http://www.madisonmagazine.com/Blogs/Classically-Speaking/August-2014/The-25th-Token-Creek-Chamber-Music-Festival-Happy-Anniversary-From-Start-To-Finish/

https://welltempered.wordpress.com/2014/08/18/classical-music-the-token-creek-chamber-music-festival-starts-saturday-it-celebrates-25-years-with-observing-the-300th-anniversary-of-c-p-e-bach-and-by-offering-a-wide-rage-of-works-and-composers-t/

https://welltempered.wordpress.com/2014/08/21/classical-music-violinist-rose-mary-harbison-talks-about-the-25th-anniversary-of-the-upcoming-token-creek-chamber-music-festival-while-composer-john-harbison-discusses-c-p-e-bach-whose-300th-anniv/

TokenCreekbarn interior

By Jacob Stockinger

Last Friday was one of those nights, one of those increasingly frequent “train wrecks,” as The Wise Critic likes to call them, when two or more worthy classical musical events conflict and compete.

The Ear could not be in two places at once.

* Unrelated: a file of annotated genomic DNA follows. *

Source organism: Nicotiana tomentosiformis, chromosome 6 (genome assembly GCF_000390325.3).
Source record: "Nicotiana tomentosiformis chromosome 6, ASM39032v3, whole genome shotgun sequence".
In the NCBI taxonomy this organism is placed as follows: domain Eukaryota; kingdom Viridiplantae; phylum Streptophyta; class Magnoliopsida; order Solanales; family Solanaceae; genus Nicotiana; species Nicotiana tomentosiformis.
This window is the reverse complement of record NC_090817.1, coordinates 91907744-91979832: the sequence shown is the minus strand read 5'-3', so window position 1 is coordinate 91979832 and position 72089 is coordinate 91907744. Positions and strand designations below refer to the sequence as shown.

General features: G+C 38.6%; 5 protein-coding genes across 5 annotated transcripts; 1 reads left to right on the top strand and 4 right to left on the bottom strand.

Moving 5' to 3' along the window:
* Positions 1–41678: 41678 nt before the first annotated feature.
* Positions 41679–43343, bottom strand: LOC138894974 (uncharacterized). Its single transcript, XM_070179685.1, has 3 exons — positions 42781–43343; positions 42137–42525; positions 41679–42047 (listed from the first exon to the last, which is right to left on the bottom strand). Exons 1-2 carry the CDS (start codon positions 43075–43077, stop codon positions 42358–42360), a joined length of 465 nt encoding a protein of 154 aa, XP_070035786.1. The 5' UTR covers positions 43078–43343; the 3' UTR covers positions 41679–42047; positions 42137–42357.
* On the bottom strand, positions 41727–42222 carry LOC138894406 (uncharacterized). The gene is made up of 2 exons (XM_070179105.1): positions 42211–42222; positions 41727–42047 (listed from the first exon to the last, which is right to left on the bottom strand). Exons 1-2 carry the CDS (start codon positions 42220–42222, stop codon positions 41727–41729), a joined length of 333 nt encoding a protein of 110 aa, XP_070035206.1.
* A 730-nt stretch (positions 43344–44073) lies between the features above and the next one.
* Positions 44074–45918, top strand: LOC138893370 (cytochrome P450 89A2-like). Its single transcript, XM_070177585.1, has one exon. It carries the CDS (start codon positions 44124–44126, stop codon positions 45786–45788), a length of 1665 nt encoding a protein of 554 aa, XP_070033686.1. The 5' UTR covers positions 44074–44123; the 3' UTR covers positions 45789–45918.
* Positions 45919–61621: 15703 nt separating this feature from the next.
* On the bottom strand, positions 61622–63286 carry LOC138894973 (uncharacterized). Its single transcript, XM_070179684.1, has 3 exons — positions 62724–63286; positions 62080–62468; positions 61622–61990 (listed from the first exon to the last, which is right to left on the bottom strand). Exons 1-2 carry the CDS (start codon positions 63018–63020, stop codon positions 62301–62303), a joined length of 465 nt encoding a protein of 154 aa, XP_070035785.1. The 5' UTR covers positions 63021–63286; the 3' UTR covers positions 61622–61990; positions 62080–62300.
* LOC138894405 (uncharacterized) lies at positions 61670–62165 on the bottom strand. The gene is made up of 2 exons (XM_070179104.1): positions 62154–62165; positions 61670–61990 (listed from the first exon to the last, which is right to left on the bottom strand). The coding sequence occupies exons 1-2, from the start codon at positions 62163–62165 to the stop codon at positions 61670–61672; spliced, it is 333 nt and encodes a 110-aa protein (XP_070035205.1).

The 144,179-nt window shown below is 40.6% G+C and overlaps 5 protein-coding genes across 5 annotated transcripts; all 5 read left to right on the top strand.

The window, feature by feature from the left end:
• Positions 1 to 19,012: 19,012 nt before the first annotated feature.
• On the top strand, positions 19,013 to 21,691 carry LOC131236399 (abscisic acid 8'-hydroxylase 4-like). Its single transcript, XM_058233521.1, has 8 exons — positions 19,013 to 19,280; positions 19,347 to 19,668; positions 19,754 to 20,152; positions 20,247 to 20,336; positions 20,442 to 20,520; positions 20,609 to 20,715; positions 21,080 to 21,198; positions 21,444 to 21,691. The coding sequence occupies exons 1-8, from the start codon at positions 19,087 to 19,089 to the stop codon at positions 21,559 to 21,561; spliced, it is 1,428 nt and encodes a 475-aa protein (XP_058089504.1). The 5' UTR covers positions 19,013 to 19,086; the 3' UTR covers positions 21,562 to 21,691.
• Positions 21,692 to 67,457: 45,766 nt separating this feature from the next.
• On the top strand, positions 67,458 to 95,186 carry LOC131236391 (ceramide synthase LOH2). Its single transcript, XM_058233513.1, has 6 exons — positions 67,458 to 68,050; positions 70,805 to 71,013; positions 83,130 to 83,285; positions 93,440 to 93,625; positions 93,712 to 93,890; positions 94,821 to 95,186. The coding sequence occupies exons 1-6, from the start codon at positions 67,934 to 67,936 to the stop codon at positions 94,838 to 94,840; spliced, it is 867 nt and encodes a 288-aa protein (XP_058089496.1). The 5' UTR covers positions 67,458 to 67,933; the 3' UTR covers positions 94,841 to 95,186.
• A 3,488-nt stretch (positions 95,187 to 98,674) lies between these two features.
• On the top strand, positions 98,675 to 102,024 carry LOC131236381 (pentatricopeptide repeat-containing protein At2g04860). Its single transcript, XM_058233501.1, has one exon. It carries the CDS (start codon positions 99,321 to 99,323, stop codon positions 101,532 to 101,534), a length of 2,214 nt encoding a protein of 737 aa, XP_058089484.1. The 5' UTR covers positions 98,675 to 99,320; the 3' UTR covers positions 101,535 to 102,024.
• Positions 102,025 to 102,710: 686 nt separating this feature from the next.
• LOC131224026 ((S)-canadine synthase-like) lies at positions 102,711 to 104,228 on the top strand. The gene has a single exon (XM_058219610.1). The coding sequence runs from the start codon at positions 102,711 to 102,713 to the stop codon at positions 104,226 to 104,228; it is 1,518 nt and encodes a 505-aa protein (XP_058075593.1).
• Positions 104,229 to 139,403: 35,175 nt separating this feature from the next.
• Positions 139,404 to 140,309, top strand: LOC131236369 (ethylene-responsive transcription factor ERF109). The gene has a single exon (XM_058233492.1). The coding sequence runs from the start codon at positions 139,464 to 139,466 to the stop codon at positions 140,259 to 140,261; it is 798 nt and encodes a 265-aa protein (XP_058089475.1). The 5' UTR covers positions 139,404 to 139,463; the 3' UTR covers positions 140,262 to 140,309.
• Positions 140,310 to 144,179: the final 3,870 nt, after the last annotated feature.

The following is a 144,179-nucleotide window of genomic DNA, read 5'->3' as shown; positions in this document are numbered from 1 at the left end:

The two concerts were given by the Madison Area Youth Chamber Orchestra (MAYCO), which was reviewed yesterday by John W. Barker.

At another venue, at exactly the same time, the new early music vocal group Voces Aestatis made its Madison debut.

To give you an idea of that performance, The Ear welcomes another new reviewer -– Ann Boyer, a retired medical research librarian at the University of Wisconsin-Madison and a longtime member of the UW-Madison Choral Union.

Here is her review debut for The Well-Tempered Ear:

Ann Boyer

By Ann Boyer

The new Renaissance Choral group Voces Aestatis (Latin for Summer Voices) — all 13 of them, including director Ben Luedcke — delighted the 200 or so listeners who filled St. Andrew’s Episcopal Church, on Regent Street, last Friday night. (Below is a photo of the choral group, minus Jerry Hui, the composer, singer and teacher who did graduate work at the University of Wisconsin-Madison School of Music and now teaches at the University of Wisconsin-Stout.)